“It may seem that I am simply calling for the “smorgasbord” approach to education: throw enough of the proverbial matter at students and some of it will hit the mind/brain and stick. Nor do I think that this approach is without merit. However, the theory of multiple intelligences provides an opportunity, so to speak, to transcend mere variation and selection. It is possible to examine a topic in detail, to determine which intelligences, which analogies, and which examples, are most likely both to capture important aspects of the topic and to reach a significant number of students. We must acknowledge here the cottage industry aspect of pedagogy, a craft that cannot now and may never be susceptible to an algorithmic approach. It may also constitute the enjoyable part of teaching: the opportunity continually to revisit one’s topic and to consider fresh ways in which to convey its crucial components.” [2]

What teaching and assessing methods, each one emphasizing a different set of “learning styles” are going to work best here, for this topic? And how does this fit, perhaps, with the ones I have just place emphasis on and the ones I am about to next? And, maybe, are the “learning styles” I am stressing the most the ones that are truly, deeply germane to my subject? That is an interesting idea. It places a huge emphasis on knowing our subjects really, really well. It also serves as a reminder that, to work in the sphere of Mind, Brain and Education research informed teaching, we have to remember to work equally hard on knowing our subjects as implementing teaching strategies that enhance learning. But, most of all, please stop hurting our students with this!
[1] Dekker, Sanne, Nikki C. Lee, Paul Howard-Jones, and Jelle Jolles. “Neuromyths in Education: Prevalence and Predictors of Misconceptions among Teachers.” Frontiers in Psychology 3 (October 18, 2012). doi:10.3389/fpsyg.2012.00429.
[2] Instructional-Design Theories and Models: A New Paradigm of Instructional Theory, Volume II. 1st edition. Hillsdale, N.J: Lawrence Erlbaum Associates, 1999.   Also: https://goo.gl/PLJXsn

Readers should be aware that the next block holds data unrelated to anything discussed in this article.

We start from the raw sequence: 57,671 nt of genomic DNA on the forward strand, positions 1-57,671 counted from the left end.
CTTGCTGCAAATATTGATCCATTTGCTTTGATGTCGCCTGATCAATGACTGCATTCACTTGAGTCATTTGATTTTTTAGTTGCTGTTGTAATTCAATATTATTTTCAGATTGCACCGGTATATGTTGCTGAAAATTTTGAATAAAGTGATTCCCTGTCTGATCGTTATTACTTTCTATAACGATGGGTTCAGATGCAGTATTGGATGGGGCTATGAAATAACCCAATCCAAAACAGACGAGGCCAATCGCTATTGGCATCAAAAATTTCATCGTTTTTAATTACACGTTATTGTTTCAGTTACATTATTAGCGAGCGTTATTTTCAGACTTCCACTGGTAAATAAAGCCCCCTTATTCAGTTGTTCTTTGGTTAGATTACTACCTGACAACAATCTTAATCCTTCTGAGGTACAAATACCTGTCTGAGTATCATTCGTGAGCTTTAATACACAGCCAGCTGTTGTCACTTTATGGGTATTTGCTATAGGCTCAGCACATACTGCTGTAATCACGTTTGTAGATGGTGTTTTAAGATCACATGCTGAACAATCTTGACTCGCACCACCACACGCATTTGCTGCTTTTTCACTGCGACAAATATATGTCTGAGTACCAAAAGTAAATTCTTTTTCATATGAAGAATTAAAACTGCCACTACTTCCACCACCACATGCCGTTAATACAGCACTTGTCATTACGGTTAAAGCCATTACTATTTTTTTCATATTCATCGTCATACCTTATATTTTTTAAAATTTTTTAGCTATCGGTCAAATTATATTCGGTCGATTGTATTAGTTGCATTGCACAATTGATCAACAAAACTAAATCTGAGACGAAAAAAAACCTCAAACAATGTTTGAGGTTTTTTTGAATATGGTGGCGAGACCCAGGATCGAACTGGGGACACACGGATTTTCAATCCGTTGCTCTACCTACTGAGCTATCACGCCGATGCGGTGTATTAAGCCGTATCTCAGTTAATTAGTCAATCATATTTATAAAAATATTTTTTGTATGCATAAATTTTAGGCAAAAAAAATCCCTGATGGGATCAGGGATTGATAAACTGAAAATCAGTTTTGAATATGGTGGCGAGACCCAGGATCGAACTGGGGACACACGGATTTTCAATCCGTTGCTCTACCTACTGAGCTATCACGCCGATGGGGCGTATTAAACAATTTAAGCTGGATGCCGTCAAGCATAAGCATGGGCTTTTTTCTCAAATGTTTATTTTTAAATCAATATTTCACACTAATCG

Great teaching needs great professional development…

…and boy do we have a long way to go. But fortunately there is now some guidance.

As school leaders begin tooling up for the new year, they are making decisions that commit vast sums of money and gargantuan human work hours to professional development. Writing in Slate this week, Laura Moser gives the following insight into how this typically goes:

“A study raising a lot of eyebrows in the education world this week suggests that, despite the billions of dollars we are pouring into teacher development every year, we have very little to show for the expenditure. The report, released by the education-reform organization TNTP, puts a shockingly high price tag on professional development, which refers to the ongoing, on-the-job pedagogical training, both formal and informal, that teachers receive throughout their careers: The unnamed three large school districts and medium-size charter network it examined spent, on average, $18,000 per teacher for training that spanned 19 days, or roughly one-tenth of the school year. All that cash and time, for what TNTP found to be questionable outcomes at best. Among the roughly 10,000 teachers surveyed, teacher evaluations found that only 3 out of 10 teachers improved while 2 out of 10 got worse over two or three years.”